Volume I ● Issue 1–2/2010 ● Pages 99–104
Volume I ● Issue 1–2/2010 ● Pages 99–104
News and views
Dating the Romanesque Mural Paintings and the Ducal Rotunda
of St. Catherine, in Znojmo: New Discoveries (2010)
Proving the correct interpretation and date of the murals in the ducal rotunda of St. Catherine in relation to the completion of the construction of the building lies within an historical event. On Pentecost in 1134, on the occasion of the baptism of the second son of the prince Sobeslaus I, a wedding was agreed between Conrad II of Znojmo, and Mary of Serbia, sister of the Hungarian Queen. The pact between Sobeslaus I. and Conrad II. of Znojmo, concerning the future ascension of Conrad II of Znojmo to the throne of the principality of Prague, was to have been reinforced through this marriage. Conrad II of Znojmo had also recently regained power in the territory, which belonged to him through family title.
Received: 6 December 2010
Accepted: 20 January 2011
Since they were first described by Mořic Trapp in 1861 many experts have speculated on the date of the Romanesque murals and the ducal rotunda of the church of St. Catherine in Znojmo. In this article I would like to present new discoveries regarding this question.
2. Methodology of field work
2.1 Investigation of the murals with ultraviolet and infrared light
A majority of outstanding questions related to the original appearance of the Romanesque murals in 1134, including the identification of later overpainting (from the 19th and 20th century), was clarified through this investigation.
Taking the murals in the dome of the apse, as an example, we can see on Trapp’s coloured drawing the condition of the murals in 1861 (Figure 1) – which is limited to singular body outlines. Let’s focus ourselves on what was discovered later by other experts, in relation to the first restorations of the paintings, and what can we actually see in the paintings today.
Thanks to the discovery of Melicher’s drawings, which were prepared for the restorative work on the murals in the rotund between 1891–1893, we know what the final appearance was after restoration. Melicher’s project is very well documented with a photo taken in 1895, by S. Vlk, a photographer from Znojmo. The restoration activities of František Fišer that followed were limited to local patches and conservation of some parts of the dome of the apse.
On Figure 2 we can see the present condition of the murals.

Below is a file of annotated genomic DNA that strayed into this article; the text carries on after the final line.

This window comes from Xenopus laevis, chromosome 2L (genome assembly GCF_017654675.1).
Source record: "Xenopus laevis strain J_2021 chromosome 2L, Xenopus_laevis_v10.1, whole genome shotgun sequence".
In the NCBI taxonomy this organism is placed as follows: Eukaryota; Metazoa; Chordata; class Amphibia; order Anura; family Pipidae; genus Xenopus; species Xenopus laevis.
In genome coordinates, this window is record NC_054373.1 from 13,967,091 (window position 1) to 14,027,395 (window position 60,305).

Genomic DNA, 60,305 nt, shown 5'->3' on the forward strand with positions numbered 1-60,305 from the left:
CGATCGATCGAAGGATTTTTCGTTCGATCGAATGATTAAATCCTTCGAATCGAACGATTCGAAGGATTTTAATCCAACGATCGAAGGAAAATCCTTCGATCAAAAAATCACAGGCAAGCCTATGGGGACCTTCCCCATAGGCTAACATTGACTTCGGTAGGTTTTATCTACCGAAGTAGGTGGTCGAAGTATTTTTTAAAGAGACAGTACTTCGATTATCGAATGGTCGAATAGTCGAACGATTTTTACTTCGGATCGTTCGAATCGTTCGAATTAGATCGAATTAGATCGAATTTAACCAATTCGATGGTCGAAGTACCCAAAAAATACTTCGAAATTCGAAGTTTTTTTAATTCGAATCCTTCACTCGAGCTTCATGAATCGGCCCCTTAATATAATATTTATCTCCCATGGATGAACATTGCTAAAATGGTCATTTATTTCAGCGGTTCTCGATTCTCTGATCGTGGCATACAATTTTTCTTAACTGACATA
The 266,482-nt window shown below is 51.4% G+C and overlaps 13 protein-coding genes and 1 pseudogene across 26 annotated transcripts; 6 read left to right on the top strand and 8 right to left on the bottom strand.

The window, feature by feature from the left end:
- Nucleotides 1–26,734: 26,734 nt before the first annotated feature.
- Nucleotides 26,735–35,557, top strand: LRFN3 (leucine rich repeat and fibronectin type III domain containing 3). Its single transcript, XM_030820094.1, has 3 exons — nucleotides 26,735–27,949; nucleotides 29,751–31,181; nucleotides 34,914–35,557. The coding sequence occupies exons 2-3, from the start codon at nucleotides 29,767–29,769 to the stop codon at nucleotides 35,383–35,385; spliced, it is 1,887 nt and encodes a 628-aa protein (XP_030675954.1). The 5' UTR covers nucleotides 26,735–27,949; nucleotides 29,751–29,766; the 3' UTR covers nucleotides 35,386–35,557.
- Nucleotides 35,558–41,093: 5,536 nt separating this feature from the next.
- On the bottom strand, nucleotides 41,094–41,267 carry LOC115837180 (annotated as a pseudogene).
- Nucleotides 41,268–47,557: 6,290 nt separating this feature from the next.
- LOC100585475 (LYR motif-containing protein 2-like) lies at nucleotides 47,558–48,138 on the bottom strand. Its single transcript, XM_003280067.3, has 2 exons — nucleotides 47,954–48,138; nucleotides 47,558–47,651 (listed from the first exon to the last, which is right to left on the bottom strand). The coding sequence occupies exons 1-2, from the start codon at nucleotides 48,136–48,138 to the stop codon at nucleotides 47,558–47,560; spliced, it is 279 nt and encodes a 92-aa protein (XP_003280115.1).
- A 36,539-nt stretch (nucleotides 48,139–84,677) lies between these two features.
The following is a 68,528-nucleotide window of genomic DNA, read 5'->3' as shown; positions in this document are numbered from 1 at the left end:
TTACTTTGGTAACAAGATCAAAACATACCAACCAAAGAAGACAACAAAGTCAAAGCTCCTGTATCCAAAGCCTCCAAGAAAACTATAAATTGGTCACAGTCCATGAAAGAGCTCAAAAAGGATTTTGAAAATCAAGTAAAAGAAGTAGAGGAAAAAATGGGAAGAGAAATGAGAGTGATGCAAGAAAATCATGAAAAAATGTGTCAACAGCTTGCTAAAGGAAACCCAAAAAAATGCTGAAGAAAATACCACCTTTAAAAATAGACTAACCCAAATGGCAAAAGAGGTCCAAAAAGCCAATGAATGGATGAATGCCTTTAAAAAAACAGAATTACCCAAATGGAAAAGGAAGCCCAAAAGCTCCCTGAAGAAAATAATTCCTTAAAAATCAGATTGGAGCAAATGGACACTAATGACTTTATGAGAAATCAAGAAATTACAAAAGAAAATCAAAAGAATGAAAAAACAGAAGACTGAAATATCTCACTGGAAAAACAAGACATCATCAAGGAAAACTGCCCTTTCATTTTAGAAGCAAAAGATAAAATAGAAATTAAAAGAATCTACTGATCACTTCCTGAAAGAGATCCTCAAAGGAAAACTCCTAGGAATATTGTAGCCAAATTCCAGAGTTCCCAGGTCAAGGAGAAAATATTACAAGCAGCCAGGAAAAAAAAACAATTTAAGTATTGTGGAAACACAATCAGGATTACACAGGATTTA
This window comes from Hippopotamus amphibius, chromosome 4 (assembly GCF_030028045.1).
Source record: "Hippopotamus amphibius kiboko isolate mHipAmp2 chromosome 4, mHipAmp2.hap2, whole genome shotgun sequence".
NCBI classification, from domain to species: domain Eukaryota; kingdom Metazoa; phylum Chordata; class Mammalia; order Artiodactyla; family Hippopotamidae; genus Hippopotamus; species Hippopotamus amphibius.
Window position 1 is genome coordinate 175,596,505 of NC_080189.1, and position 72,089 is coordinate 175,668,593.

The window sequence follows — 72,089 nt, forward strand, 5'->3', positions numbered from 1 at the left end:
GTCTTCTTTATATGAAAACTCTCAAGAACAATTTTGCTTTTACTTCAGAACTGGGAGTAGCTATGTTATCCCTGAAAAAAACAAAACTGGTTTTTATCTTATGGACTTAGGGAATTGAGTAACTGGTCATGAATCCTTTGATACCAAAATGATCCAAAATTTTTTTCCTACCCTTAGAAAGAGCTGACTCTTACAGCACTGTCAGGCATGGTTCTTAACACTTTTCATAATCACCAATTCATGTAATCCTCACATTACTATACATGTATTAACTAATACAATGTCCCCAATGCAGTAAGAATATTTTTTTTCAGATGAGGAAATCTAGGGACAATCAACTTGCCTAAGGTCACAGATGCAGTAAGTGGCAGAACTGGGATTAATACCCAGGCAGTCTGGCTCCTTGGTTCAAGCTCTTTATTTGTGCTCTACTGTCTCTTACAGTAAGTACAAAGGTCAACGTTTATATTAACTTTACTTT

Since Melicher’s restoration in the apse was completed there have been many evaluations of the style, composition and iconography of the murals. Some art historians from the end of 20th century, even after the iconographic determination of the Deesis composition by Antonin Friedl considered, for example, that the figure of St. John the Baptist was a figure of St. John the Evangelist. Let’s focus our attention to the two figures on the side – the Virgin Mary and St. John the Baptist. Ultraviolet images and infrared photographs show us a continuous painting on plaster, which could, except for the outlines, have been done as a secondary painting, because nothing more is conserved then this painting. It is obvious that without the identification of colour layers of the mural it would not be possible to verify opinions about the credibility of the restorations (Figure 3).
After comparing cross sections of samples, images from non-destructive ultraviolet and infrared investigation (Figure 4), and historical documents, it is possible to state that the best documentation of the mural’s appearance is Trapp’s aquarelle. The postures and shapes of figures correspond to the original appearance and to the discovered Deesis composition. Both lateral figures of Virgin Mary and St. John the Baptist were created by Melicher (as we know he used zinc white during the restoration – documented by the analysis of samples taken from select parts of the painting).
The hands of the Virgin Mary are not in their original state, in contrast to Konečný’s comments, as shown on the coloured images of the Institute of Classical Studies of the Academy of Sciences of the Czech Republic. In this case there are parts of dropped plaster, salt efflorescence and mold that give the impression of a mural painting (Konečný 2005; Figure 6).
2.2 Originally pigments of the Romanesque paintings
As I discovered, the original Romanesque plaster is the same in every part of the painting, differing only in thickness. The thickness is as much as 8 mm, while in some places the wall are exposed. An upper layer of glazed plaster onto which paint was applied (the “intonaco”) is 2–4 mm thick. The original painting was done with lime and casein, with a lime and milk binding agent, on dry plaster with an “al secco” technique. The painting’s composition was drawn with a brush. The third tier of the painting, the preliminary painting, was done in yellow. The painting itself was then done with red as the final colour. In other sections of the painting red is used for both preliminary and final painting. The tinted spaces were laid with a colour dissolved in limewater and milk. The following original elements were identified from pigment samples: green earth, yellow and brown ochres and lead white. The original blue pigment was most likely a blue ochre (vivianit) that is now identified on mural paintings from the 12th century onwards. No overpaintings or chronological separation of parts of the mural were found in any investigations (restoration efforts, tests under ultraviolet or infrared light, sampling, nor from laboratory examinations conducted after the Second World War).